The Ohr Hachaim Hakadosh finds a reference to the oaths in the first Tochacha: “And I will scatter you among the nations, and I will draw out a sword after you; and your land will be desolate, and your cities waste” (Vayikra 26:32-33). “I will scatter” refers to the first oath, which mandates that the Jews remain scattered and not come up as a wall, with a strong hand, to resettle Eretz Yisroel. “Among the nations” refers to the second oath, which mandates that the Jews remain submissive to the nations and not rebel against their authority. “I will draw out a sword after you” means that G-d will enforce the oaths: if the Jews violate them, they will die by the sword, G-d forbid, as the Gemara says (Kesubos 111a), “If you keep the oaths, good, but if not I will permit your flesh like the gazelles and deer of the field.” The final words “and your land will be desolate…” are the reason for the oaths: G-d wants the Holy Land empty in order that it should rest and make up for the Shmittah years that were not observed. We see here that the Ohr Hachaim says that the purpose of the oath is that the land be desolate and empty. The oath has nothing to do with the nations, and so the nations’ permission makes no difference.

At the same time, the Ohr Hachaim uses Rashi's words "with a strong hand," so this shows that he understood those words to mean any mass immigration, even peaceful. (Vayoel Moshe 1:17)

The Yalkut Meam Loez mentions the oaths in his commentary to Devarim 4:26, in the course of a lengthy section on the destruction of the Temple and Tisha B'av: “The Holy One, blessed is He, made Israel swear that one part of them should not arise and go to Eretz Yisroel and rule over it and build Jerusalem and its walls. Additionally, He made them swear not to rebel against the kingdoms; they are not to rely on their own strength. He also made them swear not to pray excessively to Him that He bring moshiach, not to reveal the secrets of the Torah and the rules of seasons and constellations to the nations of the world. He made the nations of the world swear not to make their yoke too heavy upon us, for if they make their yoke too heavy Hashem will send moshiach even before his time. And the Holy One, blessed is He, said, ‘I adjure you…’ If you listen to My oath, good, but if not ‘by gazelles or by the deer of the field’ – your flesh will be food for animals like the gazelles or the deer of the field.”

We see here that the author of this part of Meam Loez (Rabbi Yitzchak Bechor Agruiti) understood that the words “as a wall” do not mean only a conquest by force. They refer rather to the building of the walls of Jerusalem, and this is prohibited even if a part of the Jewish people (not the whole or even the majority) does it.

The Ramban also holds that gentile permission does not affect the oaths. In his Sefer Hageulah, end of Shaar 1 (p. 274 in the Chavel edition), he asks: Why were the Jews at the time of the Purim miracle still scattered in all the states of King Achashverosh? Just a few years earlier, the first Persian king Cyrus had given permission for the Jews to return to Eretz Yisroel and build the Temple (Ezra 1:3). The permission to build the Temple was later revoked, but we should still expect to find most of the Jews back in Eretz Yisroel. Yet the vast majority remained in exile (and only 42,360 Jews were back in Eretz Yisroel, according to Ezra 2:64). And even later, when Darius reinstated the permission, only about 1500 Jews came up with Ezra from Babylonia (Ezra 8:1-20). The answer is, he says, that the Jews would not have taken advantage of these kings’ offers had they not been foretold by a prophet, speaking in the name of Hashem. That prophet was Yirmiyahu, who said (29:10), “When seventy years of Babylonia are complete, I will revisit you.” Now, the Jews were uncertain whether these kings had meant to give permission for all the tribes of Israel to return, or only for Yehuda. And even if they had meant to give permission to all of Israel, perhaps Yirmiyahu’s prophecy had only referred to those Jews living in Babylonia proper, not in all the 127 Persian states. The king’s permission was not enough; they needed Hashem’s permission as well. Without Hashem’s permission, they had no right to leave exile; this would be “forcing the End.”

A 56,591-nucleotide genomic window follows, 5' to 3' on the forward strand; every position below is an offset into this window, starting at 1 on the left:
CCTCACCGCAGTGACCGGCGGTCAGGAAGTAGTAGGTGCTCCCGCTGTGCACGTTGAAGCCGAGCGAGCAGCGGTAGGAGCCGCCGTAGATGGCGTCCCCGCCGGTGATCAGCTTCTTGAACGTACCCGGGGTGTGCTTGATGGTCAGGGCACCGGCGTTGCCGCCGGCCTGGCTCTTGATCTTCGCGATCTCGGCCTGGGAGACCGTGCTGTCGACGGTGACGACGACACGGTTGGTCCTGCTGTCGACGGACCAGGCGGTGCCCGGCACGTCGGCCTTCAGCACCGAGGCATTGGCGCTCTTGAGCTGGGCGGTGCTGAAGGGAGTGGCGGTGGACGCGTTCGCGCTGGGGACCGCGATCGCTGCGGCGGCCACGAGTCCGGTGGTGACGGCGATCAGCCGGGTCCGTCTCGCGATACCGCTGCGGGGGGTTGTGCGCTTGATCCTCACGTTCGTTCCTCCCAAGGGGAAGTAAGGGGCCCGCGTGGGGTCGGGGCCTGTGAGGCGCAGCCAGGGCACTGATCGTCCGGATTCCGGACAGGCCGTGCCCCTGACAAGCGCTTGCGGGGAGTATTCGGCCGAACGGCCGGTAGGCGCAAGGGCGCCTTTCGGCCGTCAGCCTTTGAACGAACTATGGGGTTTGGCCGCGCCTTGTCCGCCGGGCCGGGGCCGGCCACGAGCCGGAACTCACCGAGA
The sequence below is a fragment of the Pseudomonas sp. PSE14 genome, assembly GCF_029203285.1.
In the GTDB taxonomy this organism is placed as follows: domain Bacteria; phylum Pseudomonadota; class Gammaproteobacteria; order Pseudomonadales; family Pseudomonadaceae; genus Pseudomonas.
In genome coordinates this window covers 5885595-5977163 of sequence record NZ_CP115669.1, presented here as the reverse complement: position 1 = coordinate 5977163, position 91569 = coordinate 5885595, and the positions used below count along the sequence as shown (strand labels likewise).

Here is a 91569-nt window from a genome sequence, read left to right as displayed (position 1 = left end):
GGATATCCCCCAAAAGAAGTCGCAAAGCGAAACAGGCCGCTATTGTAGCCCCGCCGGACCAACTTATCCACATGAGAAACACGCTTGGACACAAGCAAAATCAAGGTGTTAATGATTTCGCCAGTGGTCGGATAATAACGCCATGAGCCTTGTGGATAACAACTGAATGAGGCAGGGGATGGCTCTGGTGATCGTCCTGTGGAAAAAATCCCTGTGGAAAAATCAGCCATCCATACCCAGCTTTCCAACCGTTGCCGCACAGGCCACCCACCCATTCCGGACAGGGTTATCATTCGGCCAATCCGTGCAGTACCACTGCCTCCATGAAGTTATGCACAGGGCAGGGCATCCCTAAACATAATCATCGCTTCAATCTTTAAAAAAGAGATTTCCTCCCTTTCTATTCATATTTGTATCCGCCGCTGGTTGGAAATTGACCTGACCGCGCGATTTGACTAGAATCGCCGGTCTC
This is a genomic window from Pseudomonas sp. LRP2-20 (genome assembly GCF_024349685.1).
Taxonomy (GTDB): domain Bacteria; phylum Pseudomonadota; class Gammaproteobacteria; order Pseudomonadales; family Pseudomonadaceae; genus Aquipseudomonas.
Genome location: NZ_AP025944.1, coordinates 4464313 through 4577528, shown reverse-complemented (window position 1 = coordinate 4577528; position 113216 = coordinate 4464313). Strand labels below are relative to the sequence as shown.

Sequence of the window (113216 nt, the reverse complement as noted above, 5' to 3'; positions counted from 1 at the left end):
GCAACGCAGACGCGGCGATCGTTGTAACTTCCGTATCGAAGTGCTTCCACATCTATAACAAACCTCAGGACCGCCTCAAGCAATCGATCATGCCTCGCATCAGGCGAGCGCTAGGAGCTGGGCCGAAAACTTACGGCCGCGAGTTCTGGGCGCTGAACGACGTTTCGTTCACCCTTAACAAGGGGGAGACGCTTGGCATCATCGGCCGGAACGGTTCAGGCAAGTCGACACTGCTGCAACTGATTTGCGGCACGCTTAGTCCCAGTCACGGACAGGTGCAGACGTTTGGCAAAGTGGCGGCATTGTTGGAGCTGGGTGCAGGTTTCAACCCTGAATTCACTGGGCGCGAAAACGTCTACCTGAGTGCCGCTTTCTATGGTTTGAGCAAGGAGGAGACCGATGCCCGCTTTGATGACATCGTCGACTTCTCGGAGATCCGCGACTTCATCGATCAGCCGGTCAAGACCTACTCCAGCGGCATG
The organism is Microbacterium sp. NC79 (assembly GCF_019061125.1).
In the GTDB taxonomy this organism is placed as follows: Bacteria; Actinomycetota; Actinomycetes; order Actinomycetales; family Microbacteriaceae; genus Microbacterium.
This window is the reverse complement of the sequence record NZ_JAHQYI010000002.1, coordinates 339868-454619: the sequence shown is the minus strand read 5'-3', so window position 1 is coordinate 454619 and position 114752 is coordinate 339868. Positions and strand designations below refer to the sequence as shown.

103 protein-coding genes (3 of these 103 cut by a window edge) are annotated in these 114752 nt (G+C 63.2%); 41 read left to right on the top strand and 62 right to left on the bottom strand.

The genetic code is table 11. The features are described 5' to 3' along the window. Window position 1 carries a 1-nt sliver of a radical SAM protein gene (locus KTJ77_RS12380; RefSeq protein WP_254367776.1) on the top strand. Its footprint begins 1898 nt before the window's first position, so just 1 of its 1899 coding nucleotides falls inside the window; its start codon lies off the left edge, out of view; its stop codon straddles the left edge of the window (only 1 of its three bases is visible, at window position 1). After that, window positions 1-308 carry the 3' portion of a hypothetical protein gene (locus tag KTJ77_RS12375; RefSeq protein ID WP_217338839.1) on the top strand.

We see clearly that the Ramban did not agree with the Avnei Nezer's contention that permission from a king alone is proof of a Divine visitation. For the Jews in Ezra's time, nothing short of prophecy was enough to warrant their return, and they were not sure if the prophecy referred to all of them. (Vayoel Moshe 1:12)

Finally, Rabbi Yonasan Eybeshutz asks why the oath in Shir Hashirim uses a feminine verb "techpatz" - she desires: "I adjure you, daughters of Jerusalem, not to arouse or awaken the love before she desires." He explains, based on Rashi's comment on Yishaya 40:9, that there are two redemption scenarios: it may be quick like a man, or it be weak and slow like a woman. It depends on how much merit the Jewish people have. The speaker of the oath is the Jewish people, and the daughters of Jerusalem are the nations:

The Jewish people cries out to the nations, "Do not awaken the love towards the ingathering of Israel! Perhaps I don't have enough merit for an early, masculine redemption. Even if all the Jews are ready to go to Jerusalem, and all the nations agree, still, G-d forbid, I will not go there. For the end is hidden, and perhaps now is not the true time, only a temporary moment of favor. In a short time they will sin, and be forced into exile again, G-d forbid, and that exile will be worse than the previous one. Therefore, let us stay in exile until 'she desires' - until the feminine redemption arrives. Then I will know that the redemption will be permanent." (Ahavas Yonasan, Vaeschanan)

Since all these commentators hold that the oaths forbid a mass return even with permission, it would seem that this is the halacha.